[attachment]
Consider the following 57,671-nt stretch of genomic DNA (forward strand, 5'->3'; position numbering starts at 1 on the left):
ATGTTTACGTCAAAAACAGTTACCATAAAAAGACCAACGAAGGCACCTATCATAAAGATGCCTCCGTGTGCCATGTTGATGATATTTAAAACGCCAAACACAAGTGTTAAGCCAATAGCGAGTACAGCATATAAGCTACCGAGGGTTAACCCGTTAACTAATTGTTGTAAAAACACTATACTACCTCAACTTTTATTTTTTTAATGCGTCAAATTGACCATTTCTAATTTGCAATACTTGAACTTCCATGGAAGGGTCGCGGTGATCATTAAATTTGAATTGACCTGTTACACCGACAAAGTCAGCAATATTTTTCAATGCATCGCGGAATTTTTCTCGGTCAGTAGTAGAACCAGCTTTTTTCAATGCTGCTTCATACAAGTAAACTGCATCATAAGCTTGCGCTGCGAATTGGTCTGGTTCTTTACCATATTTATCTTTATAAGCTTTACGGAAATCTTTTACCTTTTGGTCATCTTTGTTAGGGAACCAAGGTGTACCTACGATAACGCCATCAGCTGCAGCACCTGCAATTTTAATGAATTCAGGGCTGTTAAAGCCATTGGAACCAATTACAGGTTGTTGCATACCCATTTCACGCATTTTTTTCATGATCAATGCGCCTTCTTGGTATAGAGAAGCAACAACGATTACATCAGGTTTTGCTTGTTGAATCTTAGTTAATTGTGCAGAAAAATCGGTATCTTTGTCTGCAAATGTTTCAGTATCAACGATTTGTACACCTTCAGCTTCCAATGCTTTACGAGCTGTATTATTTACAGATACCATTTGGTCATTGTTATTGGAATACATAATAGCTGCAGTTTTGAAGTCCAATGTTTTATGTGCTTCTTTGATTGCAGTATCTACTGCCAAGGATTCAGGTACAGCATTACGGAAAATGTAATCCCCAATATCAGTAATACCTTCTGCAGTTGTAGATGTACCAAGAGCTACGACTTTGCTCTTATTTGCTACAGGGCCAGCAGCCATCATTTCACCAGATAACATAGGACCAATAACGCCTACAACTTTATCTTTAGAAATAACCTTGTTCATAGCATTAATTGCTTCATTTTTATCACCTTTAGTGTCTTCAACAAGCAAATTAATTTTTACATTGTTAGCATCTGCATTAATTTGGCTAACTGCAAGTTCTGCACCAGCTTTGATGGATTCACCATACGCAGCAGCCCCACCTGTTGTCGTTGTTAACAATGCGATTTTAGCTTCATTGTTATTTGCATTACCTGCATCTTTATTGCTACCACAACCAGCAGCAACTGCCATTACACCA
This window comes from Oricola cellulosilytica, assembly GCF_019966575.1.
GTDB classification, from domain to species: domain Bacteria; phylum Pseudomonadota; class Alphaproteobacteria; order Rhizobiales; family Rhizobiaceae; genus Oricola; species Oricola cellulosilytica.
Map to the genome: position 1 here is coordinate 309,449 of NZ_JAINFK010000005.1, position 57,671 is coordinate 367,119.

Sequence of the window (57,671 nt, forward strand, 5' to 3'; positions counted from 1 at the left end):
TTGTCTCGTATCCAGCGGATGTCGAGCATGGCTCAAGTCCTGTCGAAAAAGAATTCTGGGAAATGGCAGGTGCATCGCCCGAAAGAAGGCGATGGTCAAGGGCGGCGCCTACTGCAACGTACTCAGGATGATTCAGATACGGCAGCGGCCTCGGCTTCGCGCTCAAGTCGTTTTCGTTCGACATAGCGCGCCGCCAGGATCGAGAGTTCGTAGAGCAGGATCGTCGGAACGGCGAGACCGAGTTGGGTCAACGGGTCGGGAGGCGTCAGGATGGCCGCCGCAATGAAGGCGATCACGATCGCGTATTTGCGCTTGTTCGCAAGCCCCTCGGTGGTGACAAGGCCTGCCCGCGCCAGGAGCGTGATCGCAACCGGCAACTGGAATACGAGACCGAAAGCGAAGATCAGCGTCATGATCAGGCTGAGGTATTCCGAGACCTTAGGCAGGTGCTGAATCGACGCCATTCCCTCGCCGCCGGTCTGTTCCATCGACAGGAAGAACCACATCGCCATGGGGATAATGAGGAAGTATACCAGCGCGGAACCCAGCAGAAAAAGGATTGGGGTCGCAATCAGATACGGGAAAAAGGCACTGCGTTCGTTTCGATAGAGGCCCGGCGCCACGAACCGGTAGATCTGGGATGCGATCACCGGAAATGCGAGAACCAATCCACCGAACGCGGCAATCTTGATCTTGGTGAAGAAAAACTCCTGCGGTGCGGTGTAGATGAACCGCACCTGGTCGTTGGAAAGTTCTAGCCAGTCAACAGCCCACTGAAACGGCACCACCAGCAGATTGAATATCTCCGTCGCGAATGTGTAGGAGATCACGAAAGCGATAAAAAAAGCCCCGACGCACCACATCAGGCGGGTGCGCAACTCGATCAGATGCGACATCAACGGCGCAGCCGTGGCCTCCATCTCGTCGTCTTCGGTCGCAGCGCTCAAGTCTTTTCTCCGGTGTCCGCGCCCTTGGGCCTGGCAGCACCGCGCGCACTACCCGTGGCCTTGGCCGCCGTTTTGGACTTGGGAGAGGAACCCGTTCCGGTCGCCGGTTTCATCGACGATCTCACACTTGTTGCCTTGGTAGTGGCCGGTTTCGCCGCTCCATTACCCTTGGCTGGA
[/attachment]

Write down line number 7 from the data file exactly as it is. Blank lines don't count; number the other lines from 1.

TTGTCTCGTATCCAGCGGATGTCGAGCATGGCTCAAGTCCTGTCGAAAAAGAATTCTGGGAAATGGCAGGTGCATCGCCCGAAAGAAGGCGATGGTCAAGGGCGGCGCCTACTGCAACGTACTCAGGATGATTCAGATACGGCAGCGGCCTCGGCTTCGCGCTCAAGTCGTTTTCGTTCGACATAGCGCGCCGCCAGGATCGAGAGTTCGTAGAGCAGGATCGTCGGAACGGCGAGACCGAGTTGGGTCAACGGGTCGGGAGGCGTCAGGATGGCCGCCGCAATGAAGGCGATCACGATCGCGTATTTGCGCTTGTTCGCAAGCCCCTCGGTGGTGACAAGGCCTGCCCGCGCCAGGAGCGTGATCGCAACCGGCAACTGGAATACGAGACCGAAAGCGAAGATCAGCGTCATGATCAGGCTGAGGTATTCCGAGACCTTAGGCAGGTGCTGAATCGACGCCATTCCCTCGCCGCCGGTCTGTTCCATCGACAGGAAGAACCACATCGCCATGGGGATAATGAGGAAGTATACCAGCGCGGAACCCAGCAGAAAAAGGATTGGGGTCGCAATCAGATACGGGAAAAAGGCACTGCGTTCGTTTCGATAGAGGCCCGGCGCCACGAACCGGTAGATCTGGGATGCGATCACCGGAAATGCGAGAACCAATCCACCGAACGCGGCAATCTTGATCTTGGTGAAGAAAAACTCCTGCGGTGCGGTGTAGATGAACCGCACCTGGTCGTTGGAAAGTTCTAGCCAGTCAACAGCCCACTGAAACGGCACCACCAGCAGATTGAATATCTCCGTCGCGAATGTGTAGGAGATCACGAAAGCGATAAAAAAAGCCCCGACGCACCACATCAGGCGGGTGCGCAACTCGATCAGATGCGACATCAACGGCGCAGCCGTGGCCTCCATCTCGTCGTCTTCGGTCGCAGCGCTCAAGTCTTTTCTCCGGTGTCCGCGCCCTTGGGCCTGGCAGCACCGCGCGCACTACCCGTGGCCTTGGCCGCCGTTTTGGACTTGGGAGAGGAACCCGTTCCGGTCGCCGGTTTCATCGACGATCTCACACTTGTTGCCTTGGTAGTGGCCGGTTTCGCCGCTCCATTACCCTTGGCTGGA